One for the family

Western Ashburton

 In the world of camper trailers, SA’s Adventure Offroad Campers is a long established and respected manufacturer, but its owners have been mindful that some of their customers have been embracing the more comfortable caravan option. Wanting to service this demand, the Adventure team has established Choice Caravans at its Adelaide base.

"We searched far and wide looking at caravans at every trade show we attended," says Choice Caravans’ Paul Tabone. "Being manufacturers ourselves with the Adventure Offroad Campers, build quality was our number one criteria for any caravans we’d be selling, followed by a good range of floorplans and options."

The products of WA manufacturer Western Caravans– which builds only two vans per week– impressed Choice Caravans the most, leading to Choice becoming the SA dealer for the Western range. Having tested the Adventure campers in the past and knowing Paul’s insistence on quality, I was eager to get my hands on a Western.



Choice Caravans offers three different Western ranges: the small and economical Park; the 15ft to 20ft 6in (4.6m to 6.25m) Standard; and the flagship 19ft 6in to 24ft (5.95m to 7.32m) Homestead. With Paul keen on promoting ‘true’ family vans, he supplied the 24ft (external body length) Ashburton model from the Homestead range. It features a queen-size bed in the rear and two bunk beds with a separate shower/toilet at the front of the van.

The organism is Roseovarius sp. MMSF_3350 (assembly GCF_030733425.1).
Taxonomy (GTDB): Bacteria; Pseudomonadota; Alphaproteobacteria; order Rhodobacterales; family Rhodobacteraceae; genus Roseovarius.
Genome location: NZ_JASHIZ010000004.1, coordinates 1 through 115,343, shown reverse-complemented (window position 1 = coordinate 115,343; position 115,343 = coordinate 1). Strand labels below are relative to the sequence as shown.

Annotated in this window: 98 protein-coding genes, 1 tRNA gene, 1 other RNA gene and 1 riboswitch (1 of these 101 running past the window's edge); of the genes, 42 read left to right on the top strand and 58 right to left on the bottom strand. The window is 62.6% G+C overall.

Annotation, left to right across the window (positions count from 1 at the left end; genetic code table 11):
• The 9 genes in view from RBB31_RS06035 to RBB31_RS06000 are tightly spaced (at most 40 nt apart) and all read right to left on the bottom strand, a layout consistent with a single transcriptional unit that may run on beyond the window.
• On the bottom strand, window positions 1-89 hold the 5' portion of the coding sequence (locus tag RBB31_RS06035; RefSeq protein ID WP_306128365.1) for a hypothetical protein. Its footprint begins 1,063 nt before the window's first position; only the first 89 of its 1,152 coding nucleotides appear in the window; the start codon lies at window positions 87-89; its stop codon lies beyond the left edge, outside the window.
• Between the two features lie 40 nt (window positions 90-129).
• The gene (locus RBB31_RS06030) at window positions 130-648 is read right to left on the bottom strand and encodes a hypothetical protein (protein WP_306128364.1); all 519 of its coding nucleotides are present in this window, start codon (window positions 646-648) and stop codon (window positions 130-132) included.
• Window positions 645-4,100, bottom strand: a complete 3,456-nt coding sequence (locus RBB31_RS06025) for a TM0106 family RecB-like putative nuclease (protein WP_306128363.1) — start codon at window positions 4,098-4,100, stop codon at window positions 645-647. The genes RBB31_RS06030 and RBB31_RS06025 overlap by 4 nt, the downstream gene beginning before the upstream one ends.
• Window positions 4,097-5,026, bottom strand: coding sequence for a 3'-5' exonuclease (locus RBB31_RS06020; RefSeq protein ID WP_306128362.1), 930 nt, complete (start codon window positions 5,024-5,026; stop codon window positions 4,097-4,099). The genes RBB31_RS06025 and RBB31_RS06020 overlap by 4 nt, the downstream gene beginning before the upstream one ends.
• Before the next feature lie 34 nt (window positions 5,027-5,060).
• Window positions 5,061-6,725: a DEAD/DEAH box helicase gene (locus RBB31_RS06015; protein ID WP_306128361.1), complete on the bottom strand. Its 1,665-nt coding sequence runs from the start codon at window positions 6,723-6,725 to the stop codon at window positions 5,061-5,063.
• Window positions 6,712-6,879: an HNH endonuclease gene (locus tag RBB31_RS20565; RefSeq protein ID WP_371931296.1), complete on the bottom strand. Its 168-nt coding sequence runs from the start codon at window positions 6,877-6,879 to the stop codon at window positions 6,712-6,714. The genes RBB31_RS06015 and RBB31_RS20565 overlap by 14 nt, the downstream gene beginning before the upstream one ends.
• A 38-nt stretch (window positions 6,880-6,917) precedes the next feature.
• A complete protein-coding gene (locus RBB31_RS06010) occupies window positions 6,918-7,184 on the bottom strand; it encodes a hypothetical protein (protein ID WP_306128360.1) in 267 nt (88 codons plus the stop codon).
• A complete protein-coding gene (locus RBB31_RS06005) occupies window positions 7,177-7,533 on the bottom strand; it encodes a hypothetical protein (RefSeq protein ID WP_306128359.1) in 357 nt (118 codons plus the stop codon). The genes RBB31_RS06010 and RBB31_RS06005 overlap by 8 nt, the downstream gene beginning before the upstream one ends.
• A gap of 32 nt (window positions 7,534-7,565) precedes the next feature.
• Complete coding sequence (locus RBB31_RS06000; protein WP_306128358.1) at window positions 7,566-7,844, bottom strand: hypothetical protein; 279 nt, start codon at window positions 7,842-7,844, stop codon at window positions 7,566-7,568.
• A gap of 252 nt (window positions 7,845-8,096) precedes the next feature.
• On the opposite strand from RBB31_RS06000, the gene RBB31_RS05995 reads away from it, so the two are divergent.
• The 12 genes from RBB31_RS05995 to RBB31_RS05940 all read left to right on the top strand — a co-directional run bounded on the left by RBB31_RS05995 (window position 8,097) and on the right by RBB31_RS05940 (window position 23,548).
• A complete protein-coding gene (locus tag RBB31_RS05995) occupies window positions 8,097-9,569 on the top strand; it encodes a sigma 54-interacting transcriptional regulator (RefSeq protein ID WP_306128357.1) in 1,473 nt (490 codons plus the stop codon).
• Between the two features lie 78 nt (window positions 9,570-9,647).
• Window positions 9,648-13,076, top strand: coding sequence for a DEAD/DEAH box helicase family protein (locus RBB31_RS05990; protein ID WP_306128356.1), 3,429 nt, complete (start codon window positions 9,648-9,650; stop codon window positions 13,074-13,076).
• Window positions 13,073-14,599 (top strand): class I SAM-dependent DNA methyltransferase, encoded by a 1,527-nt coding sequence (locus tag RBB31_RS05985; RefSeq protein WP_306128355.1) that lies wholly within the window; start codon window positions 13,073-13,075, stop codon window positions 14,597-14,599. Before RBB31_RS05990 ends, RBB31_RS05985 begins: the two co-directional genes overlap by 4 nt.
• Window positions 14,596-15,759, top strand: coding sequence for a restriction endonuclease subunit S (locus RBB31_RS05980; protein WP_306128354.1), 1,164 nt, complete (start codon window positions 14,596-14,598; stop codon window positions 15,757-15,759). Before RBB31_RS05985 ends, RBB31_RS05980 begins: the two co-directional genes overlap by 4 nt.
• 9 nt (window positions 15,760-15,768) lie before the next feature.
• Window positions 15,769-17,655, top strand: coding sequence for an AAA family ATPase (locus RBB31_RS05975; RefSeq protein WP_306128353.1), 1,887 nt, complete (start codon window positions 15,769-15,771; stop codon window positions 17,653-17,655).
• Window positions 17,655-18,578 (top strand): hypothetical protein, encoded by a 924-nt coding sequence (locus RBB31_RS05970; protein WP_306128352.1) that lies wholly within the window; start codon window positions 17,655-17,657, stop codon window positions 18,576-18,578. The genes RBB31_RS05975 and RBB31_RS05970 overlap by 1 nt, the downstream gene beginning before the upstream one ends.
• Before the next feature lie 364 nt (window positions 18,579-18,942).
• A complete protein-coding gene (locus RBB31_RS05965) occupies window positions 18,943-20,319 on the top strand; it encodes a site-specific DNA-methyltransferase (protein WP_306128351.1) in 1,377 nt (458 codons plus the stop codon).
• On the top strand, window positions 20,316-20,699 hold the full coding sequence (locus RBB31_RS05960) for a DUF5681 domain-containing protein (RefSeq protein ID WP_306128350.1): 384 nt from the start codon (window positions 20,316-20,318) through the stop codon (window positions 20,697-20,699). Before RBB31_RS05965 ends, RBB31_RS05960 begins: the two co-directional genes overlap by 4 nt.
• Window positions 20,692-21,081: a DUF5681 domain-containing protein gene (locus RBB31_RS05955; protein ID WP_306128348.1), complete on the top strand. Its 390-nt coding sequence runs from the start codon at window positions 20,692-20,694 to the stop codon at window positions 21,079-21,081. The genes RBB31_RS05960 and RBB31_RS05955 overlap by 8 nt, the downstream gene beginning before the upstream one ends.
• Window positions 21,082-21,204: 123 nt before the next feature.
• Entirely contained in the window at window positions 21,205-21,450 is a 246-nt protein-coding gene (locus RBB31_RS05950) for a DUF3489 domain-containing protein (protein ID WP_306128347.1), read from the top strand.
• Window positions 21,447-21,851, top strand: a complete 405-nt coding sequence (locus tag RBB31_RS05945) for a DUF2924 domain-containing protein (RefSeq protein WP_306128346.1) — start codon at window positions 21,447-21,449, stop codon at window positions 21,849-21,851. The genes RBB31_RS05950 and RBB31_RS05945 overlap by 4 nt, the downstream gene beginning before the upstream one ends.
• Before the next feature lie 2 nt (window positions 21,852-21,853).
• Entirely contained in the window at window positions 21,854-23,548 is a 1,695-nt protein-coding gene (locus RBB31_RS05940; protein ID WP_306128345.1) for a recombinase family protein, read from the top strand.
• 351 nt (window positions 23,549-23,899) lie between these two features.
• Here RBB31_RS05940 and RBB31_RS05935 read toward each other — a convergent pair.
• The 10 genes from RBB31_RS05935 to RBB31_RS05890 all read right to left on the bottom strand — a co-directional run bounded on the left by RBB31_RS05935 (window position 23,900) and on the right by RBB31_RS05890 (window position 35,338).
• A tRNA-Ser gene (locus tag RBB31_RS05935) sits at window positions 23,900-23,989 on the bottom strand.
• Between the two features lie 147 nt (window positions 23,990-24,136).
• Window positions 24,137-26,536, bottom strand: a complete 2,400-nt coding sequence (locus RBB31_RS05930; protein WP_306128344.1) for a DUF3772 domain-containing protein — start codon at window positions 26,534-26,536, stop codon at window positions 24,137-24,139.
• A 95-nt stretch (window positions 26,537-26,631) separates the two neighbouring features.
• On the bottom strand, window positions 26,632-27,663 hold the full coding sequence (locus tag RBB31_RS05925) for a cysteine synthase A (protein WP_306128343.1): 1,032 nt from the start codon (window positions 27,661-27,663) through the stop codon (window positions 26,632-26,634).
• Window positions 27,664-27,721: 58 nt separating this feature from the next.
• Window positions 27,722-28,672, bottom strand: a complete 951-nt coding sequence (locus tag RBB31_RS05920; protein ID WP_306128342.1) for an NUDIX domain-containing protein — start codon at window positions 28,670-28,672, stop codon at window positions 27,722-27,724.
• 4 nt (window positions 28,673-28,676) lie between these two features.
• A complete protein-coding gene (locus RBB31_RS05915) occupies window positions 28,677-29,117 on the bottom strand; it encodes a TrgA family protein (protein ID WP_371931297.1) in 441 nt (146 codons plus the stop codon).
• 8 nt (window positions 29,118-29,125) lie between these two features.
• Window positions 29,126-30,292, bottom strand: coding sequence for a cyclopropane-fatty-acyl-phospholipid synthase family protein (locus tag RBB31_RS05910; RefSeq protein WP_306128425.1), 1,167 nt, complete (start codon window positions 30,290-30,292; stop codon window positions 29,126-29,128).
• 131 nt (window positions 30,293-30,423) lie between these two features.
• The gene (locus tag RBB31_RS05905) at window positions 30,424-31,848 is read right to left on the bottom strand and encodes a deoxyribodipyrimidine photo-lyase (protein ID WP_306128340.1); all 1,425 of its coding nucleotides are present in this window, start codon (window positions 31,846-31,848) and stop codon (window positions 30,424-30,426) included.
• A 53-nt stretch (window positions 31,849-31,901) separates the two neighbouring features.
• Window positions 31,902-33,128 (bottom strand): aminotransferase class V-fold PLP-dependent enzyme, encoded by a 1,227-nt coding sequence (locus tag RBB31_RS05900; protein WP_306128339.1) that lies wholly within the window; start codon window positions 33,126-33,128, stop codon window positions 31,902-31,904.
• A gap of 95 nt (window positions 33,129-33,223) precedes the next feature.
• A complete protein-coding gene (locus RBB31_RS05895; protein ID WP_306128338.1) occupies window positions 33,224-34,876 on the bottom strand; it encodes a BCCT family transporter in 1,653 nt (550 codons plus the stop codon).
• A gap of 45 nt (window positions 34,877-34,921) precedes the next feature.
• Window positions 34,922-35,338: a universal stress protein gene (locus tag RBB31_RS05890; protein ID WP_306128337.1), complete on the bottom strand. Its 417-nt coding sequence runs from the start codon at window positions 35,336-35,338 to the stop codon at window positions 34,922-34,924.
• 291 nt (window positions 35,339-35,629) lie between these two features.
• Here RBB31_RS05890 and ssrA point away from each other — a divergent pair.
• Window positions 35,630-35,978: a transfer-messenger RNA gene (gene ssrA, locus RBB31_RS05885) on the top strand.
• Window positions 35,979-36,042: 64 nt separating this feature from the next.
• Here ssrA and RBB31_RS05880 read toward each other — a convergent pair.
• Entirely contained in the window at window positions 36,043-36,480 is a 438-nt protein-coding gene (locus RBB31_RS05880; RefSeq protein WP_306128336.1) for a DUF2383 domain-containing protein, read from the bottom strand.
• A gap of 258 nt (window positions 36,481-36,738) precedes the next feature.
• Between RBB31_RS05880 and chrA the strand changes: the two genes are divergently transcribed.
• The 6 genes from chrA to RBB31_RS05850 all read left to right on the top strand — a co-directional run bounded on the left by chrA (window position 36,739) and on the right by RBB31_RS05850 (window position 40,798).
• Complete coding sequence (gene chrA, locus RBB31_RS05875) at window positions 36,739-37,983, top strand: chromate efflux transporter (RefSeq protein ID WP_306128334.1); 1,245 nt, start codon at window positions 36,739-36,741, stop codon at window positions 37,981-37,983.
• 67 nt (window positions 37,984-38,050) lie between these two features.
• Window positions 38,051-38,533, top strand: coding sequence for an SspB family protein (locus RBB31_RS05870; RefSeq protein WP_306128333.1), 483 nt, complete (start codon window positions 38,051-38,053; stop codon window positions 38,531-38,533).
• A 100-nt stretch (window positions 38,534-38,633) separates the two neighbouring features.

Does the Ashburton live up to Western Caravans’ motto "Built to Last"?

From the ground up, it uses a box steel DuraGal chassis, with attractive 15in Speedy alloy wheels attached to a leaf spring suspension setup. "The walls are attached to the trailer floor with a Z-section," Paul says. "This adds to the strength, and as they’re constructed with solid timber framing we know these vans aren’t going to fall apart on unsealed roads."

Underneath, the van looks to be a robust proposition, with 1600kg parallel beam axles beneath the main 6in chassis rails and 2in box section rails to ensure it feels solid underfoot. Positively, the under-chassis area is neat and tidy with all lines and cables neatly tucked away, while also on view is a pair of 82L freshwater tanks with galvanised stoneguards that come standard with the Ashburton.

The van’s aluminium cladding (the roof and walls are fully insulated) is of standard, attractive design, and comes with a full-height, padded pebbleguard at the front. The boot is generous in size, while the drawbar sports a pair of 9kg gas cylinders and a centrally-mounted 6in jockey wheel.

Entry to the van is via a Camec triple locker front door. The tinted Galaxy windows come with flyscreens. The outside of the van is well illuminated at night time, thanks to the standard external 12V lighting, while an exterior 10A power outlet and TV antenna point are conveniently placed underneath the roll-out awning.

For a van of this size and strength, its towing weights have been kept down sufficiently to allow for a greater range of tow vehicles. Our Ashburton came in with a Tare of 2040kg and an ATM of 2500kg; not bad for a van that measures 28ft 6in (8.72m) overall. Our LandCruiser naturally had no trouble handling it both on and off the bitumen. Smaller and, dare I say it, less talented 4WDs shouldn’t be troubled, either.



While the Ashburton’s exterior may be conventional, the fact that it is a van dedicated to sleeping a family of four is less so. Having said that, though, it’s clear family vans– in particular those with dedicated sleeping quarters for the littlies– are making a comeback in Australia. Many family vans otherwise rely on the lounge/dinette area to double as a bed, which can prove quite a hassle with the constant packing up and putting away.